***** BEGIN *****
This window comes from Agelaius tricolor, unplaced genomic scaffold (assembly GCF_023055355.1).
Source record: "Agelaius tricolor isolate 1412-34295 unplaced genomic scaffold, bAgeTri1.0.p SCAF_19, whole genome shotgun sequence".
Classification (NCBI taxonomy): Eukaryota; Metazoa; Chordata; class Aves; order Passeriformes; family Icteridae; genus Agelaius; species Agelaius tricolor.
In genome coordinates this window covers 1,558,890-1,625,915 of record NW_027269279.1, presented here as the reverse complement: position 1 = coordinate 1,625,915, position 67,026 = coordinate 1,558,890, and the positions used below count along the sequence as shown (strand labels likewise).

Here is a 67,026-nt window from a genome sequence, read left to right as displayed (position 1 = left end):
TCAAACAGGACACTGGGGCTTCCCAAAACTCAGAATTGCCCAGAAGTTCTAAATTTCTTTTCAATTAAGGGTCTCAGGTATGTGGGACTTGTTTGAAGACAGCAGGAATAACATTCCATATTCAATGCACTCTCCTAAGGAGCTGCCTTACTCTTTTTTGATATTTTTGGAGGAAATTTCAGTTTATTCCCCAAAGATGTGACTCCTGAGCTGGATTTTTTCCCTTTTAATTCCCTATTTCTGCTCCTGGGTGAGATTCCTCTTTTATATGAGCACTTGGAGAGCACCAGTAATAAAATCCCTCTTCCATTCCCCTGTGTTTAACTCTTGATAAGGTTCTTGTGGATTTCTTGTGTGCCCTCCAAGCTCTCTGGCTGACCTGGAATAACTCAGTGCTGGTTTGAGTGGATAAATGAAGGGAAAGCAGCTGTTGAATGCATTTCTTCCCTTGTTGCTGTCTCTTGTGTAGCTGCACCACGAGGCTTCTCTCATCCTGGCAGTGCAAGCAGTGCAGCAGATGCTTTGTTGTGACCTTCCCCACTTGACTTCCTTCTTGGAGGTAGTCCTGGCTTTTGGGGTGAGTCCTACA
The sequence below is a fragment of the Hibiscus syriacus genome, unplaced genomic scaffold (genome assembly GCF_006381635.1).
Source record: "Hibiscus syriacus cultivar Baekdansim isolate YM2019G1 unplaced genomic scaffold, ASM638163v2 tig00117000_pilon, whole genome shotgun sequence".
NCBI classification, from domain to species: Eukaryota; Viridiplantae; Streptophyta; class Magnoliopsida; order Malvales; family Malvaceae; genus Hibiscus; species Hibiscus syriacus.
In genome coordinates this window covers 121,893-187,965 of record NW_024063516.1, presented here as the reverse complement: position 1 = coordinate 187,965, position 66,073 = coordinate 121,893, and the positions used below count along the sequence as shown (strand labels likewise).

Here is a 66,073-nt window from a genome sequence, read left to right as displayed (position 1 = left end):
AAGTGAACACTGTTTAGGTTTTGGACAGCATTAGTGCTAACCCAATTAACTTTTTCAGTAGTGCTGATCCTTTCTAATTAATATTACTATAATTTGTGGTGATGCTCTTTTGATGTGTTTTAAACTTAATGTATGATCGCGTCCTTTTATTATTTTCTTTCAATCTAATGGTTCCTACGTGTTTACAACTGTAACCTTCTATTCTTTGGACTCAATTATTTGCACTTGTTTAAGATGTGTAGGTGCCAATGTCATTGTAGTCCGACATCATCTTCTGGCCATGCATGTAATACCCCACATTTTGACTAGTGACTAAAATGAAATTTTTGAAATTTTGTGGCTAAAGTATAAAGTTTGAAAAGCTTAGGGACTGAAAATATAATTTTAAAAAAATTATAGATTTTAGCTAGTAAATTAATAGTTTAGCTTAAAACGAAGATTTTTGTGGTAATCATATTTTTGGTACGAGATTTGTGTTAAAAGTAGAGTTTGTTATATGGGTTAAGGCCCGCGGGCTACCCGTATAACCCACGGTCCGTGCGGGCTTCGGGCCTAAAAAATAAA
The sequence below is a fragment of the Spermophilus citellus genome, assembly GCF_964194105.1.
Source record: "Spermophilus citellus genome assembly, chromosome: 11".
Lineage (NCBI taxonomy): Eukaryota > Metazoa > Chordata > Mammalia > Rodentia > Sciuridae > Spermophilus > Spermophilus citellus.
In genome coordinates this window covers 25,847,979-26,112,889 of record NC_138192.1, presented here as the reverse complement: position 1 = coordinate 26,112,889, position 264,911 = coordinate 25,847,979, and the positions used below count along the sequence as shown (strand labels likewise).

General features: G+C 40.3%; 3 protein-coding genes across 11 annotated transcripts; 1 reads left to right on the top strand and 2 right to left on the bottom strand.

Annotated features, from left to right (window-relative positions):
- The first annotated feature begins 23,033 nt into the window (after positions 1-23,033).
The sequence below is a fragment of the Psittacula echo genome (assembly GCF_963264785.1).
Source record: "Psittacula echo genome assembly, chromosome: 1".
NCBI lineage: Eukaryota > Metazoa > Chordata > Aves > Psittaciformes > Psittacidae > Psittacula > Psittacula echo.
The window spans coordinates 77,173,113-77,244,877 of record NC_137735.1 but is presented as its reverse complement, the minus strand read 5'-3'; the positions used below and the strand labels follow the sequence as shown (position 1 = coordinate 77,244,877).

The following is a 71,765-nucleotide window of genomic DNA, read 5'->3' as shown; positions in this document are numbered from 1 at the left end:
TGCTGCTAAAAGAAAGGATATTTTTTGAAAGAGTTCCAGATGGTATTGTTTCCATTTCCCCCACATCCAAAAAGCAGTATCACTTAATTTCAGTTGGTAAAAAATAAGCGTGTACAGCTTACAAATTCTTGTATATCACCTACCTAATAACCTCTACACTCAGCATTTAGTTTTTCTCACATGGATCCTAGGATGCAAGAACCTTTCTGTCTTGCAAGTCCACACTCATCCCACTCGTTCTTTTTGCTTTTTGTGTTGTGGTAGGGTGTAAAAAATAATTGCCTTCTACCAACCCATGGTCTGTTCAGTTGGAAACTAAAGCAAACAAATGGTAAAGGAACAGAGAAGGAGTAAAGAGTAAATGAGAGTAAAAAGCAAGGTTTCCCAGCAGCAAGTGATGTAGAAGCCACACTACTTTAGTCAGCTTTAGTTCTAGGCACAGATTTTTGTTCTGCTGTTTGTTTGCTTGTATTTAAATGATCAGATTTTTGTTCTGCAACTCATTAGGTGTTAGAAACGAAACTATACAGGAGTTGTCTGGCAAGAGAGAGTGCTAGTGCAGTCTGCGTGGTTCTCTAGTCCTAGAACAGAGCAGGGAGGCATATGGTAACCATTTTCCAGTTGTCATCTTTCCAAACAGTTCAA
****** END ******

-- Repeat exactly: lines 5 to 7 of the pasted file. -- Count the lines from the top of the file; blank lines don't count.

Here is a 67,026-nt window from a genome sequence, read left to right as displayed (position 1 = left end):
TCAAACAGGACACTGGGGCTTCCCAAAACTCAGAATTGCCCAGAAGTTCTAAATTTCTTTTCAATTAAGGGTCTCAGGTATGTGGGACTTGTTTGAAGACAGCAGGAATAACATTCCATATTCAATGCACTCTCCTAAGGAGCTGCCTTACTCTTTTTTGATATTTTTGGAGGAAATTTCAGTTTATTCCCCAAAGATGTGACTCCTGAGCTGGATTTTTTCCCTTTTAATTCCCTATTTCTGCTCCTGGGTGAGATTCCTCTTTTATATGAGCACTTGGAGAGCACCAGTAATAAAATCCCTCTTCCATTCCCCTGTGTTTAACTCTTGATAAGGTTCTTGTGGATTTCTTGTGTGCCCTCCAAGCTCTCTGGCTGACCTGGAATAACTCAGTGCTGGTTTGAGTGGATAAATGAAGGGAAAGCAGCTGTTGAATGCATTTCTTCCCTTGTTGCTGTCTCTTGTGTAGCTGCACCACGAGGCTTCTCTCATCCTGGCAGTGCAAGCAGTGCAGCAGATGCTTTGTTGTGACCTTCCCCACTTGACTTCCTTCTTGGAGGTAGTCCTGGCTTTTGGGGTGAGTCCTACA
The sequence below is a fragment of the Hibiscus syriacus genome, unplaced genomic scaffold (genome assembly GCF_006381635.1).